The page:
February 3, 2017 -- The Permit Decision is In:
The public hearing regarding the renewal of Sargent Sand Company's permit, from Michigan DEQ, to mine sand in the Ludington Dunes, is over. As well, the comment periods have been completed.
DEQ's Oil, Gas, and Minerals Division has assessed these comments, and reached a decision to renew the permit, with virtually no changes.
DEQ-OGMD responded to all written and oral inputs. The response was extensive, for which we are grateful. But, the final decision is, in the end, drawn very narrowly.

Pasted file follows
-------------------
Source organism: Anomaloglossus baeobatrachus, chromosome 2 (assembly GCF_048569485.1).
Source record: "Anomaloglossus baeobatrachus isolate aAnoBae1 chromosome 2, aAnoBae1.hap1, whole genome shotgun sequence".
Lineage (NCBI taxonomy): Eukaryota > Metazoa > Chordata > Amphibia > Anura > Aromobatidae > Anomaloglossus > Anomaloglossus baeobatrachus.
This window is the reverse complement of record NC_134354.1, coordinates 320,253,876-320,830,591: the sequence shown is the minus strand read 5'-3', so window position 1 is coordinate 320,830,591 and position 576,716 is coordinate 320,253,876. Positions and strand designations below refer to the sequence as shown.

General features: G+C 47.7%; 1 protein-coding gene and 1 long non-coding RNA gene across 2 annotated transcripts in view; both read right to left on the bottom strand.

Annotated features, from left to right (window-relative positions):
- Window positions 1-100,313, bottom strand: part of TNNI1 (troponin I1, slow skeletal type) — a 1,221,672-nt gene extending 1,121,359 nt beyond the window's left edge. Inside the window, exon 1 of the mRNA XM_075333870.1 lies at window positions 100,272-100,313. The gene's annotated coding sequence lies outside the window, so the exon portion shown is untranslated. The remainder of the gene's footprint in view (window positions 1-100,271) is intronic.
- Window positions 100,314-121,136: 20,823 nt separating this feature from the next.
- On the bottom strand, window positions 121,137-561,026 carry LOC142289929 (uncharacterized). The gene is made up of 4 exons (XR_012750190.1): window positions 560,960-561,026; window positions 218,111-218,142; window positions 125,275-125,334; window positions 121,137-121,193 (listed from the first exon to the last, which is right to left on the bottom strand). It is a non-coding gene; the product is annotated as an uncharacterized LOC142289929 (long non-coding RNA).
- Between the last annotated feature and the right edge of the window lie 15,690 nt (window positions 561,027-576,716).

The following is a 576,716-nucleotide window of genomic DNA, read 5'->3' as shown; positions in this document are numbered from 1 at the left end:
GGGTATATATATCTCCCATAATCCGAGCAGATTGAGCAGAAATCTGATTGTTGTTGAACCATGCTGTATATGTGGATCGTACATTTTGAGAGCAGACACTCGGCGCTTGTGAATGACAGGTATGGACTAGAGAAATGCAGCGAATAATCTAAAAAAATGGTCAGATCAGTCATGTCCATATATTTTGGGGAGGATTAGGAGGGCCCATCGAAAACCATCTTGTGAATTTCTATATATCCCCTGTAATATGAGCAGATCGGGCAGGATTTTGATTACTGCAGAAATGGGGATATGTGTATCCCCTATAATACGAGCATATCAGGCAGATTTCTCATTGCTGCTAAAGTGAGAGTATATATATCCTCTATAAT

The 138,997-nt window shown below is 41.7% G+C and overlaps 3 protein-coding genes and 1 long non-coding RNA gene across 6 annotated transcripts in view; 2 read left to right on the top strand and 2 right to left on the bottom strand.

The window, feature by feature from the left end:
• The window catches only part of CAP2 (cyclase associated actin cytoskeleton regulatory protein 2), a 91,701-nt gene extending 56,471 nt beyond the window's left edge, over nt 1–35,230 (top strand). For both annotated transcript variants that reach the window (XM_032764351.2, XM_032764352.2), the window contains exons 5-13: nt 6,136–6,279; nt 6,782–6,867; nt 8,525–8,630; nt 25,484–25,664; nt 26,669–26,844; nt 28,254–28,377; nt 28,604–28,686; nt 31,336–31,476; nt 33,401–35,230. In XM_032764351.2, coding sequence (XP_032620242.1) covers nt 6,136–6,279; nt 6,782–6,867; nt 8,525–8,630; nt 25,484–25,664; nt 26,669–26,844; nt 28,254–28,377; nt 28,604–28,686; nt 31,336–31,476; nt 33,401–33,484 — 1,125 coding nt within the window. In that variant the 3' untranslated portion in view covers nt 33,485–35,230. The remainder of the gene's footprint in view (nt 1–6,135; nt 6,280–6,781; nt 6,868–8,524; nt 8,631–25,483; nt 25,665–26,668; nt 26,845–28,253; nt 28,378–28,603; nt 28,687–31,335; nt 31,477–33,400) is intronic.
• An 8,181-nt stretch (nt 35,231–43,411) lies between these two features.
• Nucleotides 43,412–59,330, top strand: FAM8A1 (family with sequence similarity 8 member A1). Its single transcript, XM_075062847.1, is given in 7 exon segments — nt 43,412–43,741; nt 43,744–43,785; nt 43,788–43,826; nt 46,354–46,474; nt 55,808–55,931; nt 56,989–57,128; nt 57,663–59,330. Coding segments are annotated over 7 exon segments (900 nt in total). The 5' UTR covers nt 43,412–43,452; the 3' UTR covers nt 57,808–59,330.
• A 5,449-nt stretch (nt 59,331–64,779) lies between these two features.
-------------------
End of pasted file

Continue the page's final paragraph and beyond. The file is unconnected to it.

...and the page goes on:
For further expansion of the dredge pond, an Inland Lakes and Streams permit, under MNREPA Part 301, will need to be obtained. Some future care may be taken with respect to endangered plants, namely Pitcher's Thistle. Some increased observation and monitoring of geomorphology effects will be done, with possible mitigations (e.g. plantings to achieve a wind break) implied.
No updates or improvements to the EIR (link) will be required. No steps relative to public and private property degradation will be taken.
In particular, DEQ-OGMD declined completely to exercise its authority under Limitation E of the permit, which has been in place continuously since the original permit of 1981, but under which Sargent Sand has been arguably out of compliance during the permit covering 2012 through 2016. (Limitation E regards injury to private property, and invasion of public or private rights.)